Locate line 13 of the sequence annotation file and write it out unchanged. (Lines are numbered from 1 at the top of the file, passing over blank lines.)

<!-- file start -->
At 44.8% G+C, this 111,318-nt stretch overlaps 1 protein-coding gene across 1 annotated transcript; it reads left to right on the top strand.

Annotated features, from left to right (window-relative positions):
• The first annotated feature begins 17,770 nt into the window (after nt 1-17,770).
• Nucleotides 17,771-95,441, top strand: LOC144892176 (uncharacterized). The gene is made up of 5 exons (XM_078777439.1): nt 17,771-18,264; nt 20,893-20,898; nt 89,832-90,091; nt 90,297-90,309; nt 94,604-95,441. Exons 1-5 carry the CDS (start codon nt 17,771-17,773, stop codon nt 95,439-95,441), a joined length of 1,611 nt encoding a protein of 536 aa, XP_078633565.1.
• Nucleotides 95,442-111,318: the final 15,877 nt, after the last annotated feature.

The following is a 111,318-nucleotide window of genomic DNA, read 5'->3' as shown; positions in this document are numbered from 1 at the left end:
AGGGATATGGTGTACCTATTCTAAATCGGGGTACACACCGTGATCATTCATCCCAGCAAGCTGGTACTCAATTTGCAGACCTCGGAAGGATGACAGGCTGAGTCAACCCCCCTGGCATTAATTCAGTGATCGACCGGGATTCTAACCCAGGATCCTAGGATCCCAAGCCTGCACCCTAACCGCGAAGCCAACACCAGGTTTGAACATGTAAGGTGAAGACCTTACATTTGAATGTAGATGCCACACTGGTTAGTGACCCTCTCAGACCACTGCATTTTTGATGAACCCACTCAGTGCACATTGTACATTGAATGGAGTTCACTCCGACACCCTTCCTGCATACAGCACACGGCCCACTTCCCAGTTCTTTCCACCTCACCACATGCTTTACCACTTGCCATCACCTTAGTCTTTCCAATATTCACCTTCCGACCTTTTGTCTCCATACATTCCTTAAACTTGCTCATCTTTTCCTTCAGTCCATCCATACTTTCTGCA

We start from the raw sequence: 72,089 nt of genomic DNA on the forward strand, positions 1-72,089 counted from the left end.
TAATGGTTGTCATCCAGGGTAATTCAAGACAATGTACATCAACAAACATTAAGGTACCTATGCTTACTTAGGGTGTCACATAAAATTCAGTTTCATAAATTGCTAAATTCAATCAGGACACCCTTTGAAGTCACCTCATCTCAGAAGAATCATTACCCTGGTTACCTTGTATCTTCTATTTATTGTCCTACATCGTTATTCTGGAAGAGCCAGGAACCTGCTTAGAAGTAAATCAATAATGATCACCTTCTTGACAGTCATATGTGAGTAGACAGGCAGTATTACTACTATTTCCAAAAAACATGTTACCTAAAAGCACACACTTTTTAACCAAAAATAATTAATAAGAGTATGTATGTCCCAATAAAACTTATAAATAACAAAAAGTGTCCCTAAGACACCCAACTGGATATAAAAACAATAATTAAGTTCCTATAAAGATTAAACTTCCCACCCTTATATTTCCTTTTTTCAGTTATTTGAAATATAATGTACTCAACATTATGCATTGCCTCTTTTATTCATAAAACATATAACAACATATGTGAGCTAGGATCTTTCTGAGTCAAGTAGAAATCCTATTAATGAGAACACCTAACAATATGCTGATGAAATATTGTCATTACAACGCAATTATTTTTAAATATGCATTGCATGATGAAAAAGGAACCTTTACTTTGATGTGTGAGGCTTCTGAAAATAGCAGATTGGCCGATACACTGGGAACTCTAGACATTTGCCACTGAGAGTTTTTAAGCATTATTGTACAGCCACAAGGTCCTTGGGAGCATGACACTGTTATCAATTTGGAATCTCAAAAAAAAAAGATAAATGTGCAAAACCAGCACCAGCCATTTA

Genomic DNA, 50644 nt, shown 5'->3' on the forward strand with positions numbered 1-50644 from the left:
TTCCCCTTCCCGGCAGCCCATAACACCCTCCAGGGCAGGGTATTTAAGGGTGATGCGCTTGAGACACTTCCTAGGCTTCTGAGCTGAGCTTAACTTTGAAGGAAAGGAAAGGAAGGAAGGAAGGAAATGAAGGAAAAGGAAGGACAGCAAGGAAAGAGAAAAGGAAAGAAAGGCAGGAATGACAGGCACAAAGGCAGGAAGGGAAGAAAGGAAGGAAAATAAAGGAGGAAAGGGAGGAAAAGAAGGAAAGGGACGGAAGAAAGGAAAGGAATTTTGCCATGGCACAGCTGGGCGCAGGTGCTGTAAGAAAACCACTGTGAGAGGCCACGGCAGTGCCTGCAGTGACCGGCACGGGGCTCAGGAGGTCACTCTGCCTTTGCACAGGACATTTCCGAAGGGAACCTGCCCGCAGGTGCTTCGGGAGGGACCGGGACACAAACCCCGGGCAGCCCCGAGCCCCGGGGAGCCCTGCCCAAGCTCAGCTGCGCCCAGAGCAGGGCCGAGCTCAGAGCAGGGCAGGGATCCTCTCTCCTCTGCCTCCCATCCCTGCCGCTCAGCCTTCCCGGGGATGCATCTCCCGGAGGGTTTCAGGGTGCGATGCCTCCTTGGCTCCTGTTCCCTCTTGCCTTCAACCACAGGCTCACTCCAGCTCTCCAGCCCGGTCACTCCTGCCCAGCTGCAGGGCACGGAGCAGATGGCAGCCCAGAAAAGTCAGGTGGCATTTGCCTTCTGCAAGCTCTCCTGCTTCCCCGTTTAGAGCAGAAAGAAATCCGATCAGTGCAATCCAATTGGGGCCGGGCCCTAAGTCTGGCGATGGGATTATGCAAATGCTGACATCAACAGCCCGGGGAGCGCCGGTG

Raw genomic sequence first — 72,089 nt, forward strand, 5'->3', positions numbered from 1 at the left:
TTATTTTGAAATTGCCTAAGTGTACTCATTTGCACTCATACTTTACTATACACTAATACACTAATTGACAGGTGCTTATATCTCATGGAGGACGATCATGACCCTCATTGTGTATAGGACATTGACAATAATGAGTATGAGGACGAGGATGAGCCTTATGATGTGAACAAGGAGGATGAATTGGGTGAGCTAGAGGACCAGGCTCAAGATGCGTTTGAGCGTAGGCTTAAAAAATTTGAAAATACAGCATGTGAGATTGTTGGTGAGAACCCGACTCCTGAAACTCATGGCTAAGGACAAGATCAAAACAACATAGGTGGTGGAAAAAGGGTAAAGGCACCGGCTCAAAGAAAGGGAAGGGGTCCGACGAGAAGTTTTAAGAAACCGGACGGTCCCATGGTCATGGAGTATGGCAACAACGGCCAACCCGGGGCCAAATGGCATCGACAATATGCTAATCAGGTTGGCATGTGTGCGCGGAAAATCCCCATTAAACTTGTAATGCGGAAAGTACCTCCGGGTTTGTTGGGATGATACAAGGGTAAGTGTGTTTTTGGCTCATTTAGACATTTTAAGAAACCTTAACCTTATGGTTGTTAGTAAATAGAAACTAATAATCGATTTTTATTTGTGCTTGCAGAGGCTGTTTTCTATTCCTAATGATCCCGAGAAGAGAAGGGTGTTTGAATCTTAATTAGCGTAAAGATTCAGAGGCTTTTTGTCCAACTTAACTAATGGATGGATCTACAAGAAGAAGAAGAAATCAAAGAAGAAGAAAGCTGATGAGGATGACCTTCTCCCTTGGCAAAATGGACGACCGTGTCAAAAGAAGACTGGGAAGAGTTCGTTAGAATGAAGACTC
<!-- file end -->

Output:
TTATTTTGAAATTGCCTAAGTGTACTCATTTGCACTCATACTTTACTATACACTAATACACTAATTGACAGGTGCTTATATCTCATGGAGGACGATCATGACCCTCATTGTGTATAGGACATTGACAATAATGAGTATGAGGACGAGGATGAGCCTTATGATGTGAACAAGGAGGATGAATTGGGTGAGCTAGAGGACCAGGCTCAAGATGCGTTTGAGCGTAGGCTTAAAAAATTTGAAAATACAGCATGTGAGATTGTTGGTGAGAACCCGACTCCTGAAACTCATGGCTAAGGACAAGATCAAAACAACATAGGTGGTGGAAAAAGGGTAAAGGCACCGGCTCAAAGAAAGGGAAGGGGTCCGACGAGAAGTTTTAAGAAACCGGACGGTCCCATGGTCATGGAGTATGGCAACAACGGCCAACCCGGGGCCAAATGGCATCGACAATATGCTAATCAGGTTGGCATGTGTGCGCGGAAAATCCCCATTAAACTTGTAATGCGGAAAGTACCTCCGGGTTTGTTGGGATGATACAAGGGTAAGTGTGTTTTTGGCTCATTTAGACATTTTAAGAAACCTTAACCTTATGGTTGTTAGTAAATAGAAACTAATAATCGATTTTTATTTGTGCTTGCAGAGGCTGTTTTCTATTCCTAATGATCCCGAGAAGAGAAGGGTGTTTGAATCTTAATTAGCGTAAAGATTCAGAGGCTTTTTGTCCAACTTAACTAATGGATGGATCTACAAGAAGAAGAAGAAATCAAAGAAGAAGAAAGCTGATGAGGATGACCTTCTCCCTTGGCAAAATGGACGACCGTGTCAAAAGAAGACTGGGAAGAGTTCGTTAGAATGAAGACTC